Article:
Cain M, Botschko Y, Joshua M.
Passive Motor Learning: Oculomotor Adaptation in the Absence of Behavioral Errors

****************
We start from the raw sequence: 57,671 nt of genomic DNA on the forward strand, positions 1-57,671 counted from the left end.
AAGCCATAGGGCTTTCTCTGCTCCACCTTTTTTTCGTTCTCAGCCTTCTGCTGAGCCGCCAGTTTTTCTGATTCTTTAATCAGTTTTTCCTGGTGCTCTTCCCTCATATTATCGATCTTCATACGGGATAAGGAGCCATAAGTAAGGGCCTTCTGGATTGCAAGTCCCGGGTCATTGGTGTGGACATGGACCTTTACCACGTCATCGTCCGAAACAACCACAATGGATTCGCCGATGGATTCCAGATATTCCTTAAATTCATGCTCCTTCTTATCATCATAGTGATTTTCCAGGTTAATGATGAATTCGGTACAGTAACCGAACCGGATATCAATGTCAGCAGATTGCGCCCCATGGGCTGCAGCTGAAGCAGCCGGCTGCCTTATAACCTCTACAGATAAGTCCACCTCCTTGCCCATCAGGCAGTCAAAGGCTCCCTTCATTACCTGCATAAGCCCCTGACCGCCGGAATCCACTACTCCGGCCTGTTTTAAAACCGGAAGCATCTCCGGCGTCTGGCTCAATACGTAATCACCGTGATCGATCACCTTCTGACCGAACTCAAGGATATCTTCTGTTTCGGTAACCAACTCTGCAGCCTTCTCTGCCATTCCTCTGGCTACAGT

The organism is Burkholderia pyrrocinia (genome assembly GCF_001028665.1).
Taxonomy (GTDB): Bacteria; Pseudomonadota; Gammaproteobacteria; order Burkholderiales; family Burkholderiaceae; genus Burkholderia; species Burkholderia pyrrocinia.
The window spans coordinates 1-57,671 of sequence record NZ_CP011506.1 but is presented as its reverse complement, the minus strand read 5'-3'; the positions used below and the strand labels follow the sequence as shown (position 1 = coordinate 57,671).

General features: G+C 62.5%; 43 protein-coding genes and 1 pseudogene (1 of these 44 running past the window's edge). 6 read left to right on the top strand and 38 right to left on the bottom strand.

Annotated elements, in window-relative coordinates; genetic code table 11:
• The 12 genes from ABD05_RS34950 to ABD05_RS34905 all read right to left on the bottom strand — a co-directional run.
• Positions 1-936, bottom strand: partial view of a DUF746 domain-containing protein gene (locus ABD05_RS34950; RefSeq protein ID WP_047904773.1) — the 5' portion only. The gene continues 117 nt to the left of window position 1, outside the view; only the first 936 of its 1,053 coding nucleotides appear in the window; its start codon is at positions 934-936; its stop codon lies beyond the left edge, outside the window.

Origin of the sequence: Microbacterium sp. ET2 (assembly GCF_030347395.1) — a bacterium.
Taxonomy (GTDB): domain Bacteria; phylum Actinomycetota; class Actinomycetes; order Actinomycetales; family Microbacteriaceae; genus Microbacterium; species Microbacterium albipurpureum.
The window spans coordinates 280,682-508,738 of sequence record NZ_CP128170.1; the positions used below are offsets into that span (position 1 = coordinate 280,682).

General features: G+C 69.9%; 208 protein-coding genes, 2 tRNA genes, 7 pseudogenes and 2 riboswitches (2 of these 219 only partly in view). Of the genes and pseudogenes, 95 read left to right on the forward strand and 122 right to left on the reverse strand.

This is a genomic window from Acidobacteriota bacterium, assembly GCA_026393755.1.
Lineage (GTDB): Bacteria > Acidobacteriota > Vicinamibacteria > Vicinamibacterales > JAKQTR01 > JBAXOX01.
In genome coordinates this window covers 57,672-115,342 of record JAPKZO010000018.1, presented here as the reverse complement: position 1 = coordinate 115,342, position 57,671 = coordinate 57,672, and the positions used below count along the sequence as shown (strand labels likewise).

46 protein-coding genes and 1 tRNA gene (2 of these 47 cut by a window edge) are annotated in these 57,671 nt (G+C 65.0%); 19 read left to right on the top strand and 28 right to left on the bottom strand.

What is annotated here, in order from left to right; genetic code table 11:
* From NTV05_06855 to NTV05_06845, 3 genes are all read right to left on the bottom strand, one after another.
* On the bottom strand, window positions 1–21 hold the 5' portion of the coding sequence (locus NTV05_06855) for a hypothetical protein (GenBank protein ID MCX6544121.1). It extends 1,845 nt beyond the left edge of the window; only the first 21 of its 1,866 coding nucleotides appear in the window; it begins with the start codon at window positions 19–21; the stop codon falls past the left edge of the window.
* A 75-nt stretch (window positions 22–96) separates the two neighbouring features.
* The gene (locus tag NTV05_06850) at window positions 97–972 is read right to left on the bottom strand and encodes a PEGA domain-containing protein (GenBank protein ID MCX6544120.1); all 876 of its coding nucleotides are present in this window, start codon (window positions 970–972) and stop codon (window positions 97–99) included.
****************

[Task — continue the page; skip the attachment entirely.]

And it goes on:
Motor adaptation is commonly thought to be a trial-and-error process in which the accuracy of movement improves with repetition of behavior. We challenged this view by testing whether erroneous movements are necessary for motor adaptation. In the eye movement system, the association between movements and errors can be disentangled, since errors in the predicted stimulus trajectory can be perceived even without movements. We modified a smooth pursuit eye movement adaptation paradigm in which monkeys learn to make an eye movement that predicts an upcoming change in target direction. We trained the monkeys to fixate on a target while covertly, an additional target initially moved in one direction and then changed direction after 250 ms. The monkeys showed a learned response to infrequent probe trials in which they were instructed to follow the moving target. Additional experiments confirmed that probing learning or residual eye movements during fixation did not drive learning. These results show that motor adaptation can be elicited in the absence of movement and provide an animal model for studying the implementation of passive motor learning. Current models assume that the interaction between movement and error signals underlies adaptive motor learning. Our results point to other mechanisms that may drive learning in the absence of movement.